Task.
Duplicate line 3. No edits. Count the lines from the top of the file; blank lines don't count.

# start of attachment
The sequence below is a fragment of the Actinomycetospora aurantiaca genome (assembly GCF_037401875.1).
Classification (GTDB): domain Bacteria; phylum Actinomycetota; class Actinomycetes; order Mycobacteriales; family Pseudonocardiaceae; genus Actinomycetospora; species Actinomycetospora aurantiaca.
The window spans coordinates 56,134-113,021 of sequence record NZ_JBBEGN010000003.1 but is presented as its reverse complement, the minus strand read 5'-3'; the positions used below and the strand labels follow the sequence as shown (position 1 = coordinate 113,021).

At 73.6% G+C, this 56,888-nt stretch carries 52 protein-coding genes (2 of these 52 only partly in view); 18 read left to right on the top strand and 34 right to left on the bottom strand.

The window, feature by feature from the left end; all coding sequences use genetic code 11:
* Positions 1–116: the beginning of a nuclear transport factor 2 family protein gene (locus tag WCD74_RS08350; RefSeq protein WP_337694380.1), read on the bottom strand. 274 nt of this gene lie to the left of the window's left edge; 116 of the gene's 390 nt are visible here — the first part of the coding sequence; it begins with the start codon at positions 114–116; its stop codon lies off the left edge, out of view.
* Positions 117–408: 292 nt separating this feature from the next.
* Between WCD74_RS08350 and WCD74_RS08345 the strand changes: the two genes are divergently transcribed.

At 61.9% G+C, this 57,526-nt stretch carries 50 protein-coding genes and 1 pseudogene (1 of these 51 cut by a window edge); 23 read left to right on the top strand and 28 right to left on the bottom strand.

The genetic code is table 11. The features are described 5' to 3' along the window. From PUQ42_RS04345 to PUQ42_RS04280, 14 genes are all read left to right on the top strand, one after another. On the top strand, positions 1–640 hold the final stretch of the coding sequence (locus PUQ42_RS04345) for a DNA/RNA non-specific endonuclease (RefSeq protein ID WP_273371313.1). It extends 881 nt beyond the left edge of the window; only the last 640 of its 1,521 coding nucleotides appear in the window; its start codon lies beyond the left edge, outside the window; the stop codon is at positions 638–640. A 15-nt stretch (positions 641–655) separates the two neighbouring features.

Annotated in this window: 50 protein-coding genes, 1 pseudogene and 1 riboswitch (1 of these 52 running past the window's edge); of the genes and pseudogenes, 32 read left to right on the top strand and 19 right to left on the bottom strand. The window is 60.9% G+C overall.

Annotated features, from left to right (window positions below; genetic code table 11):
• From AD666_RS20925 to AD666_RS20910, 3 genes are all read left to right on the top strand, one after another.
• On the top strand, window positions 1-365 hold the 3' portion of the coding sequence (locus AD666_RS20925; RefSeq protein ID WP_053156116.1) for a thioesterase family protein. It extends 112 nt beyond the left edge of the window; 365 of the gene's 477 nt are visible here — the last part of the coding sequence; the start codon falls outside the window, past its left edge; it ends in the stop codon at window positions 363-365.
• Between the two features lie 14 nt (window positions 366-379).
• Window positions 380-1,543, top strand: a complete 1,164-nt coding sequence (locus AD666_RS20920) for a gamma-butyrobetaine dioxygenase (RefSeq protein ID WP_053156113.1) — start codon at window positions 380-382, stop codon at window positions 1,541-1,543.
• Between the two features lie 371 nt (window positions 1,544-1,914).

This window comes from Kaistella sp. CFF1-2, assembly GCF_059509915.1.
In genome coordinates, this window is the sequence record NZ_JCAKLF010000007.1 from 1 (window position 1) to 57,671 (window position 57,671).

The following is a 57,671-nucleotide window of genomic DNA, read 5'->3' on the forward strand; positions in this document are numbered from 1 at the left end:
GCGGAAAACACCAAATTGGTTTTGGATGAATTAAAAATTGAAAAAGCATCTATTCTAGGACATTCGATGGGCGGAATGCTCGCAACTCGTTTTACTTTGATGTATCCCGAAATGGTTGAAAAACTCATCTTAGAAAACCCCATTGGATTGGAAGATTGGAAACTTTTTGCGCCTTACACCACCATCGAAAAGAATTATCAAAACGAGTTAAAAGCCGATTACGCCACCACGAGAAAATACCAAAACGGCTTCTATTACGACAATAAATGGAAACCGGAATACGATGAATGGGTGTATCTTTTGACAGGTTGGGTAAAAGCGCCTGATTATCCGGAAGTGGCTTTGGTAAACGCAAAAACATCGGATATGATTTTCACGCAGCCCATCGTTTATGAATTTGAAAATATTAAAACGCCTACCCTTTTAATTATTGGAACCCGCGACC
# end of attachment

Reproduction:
The window spans coordinates 56,134-113,021 of sequence record NZ_JBBEGN010000003.1 but is presented as its reverse complement, the minus strand read 5'-3'; the positions used below and the strand labels follow the sequence as shown (position 1 = coordinate 113,021).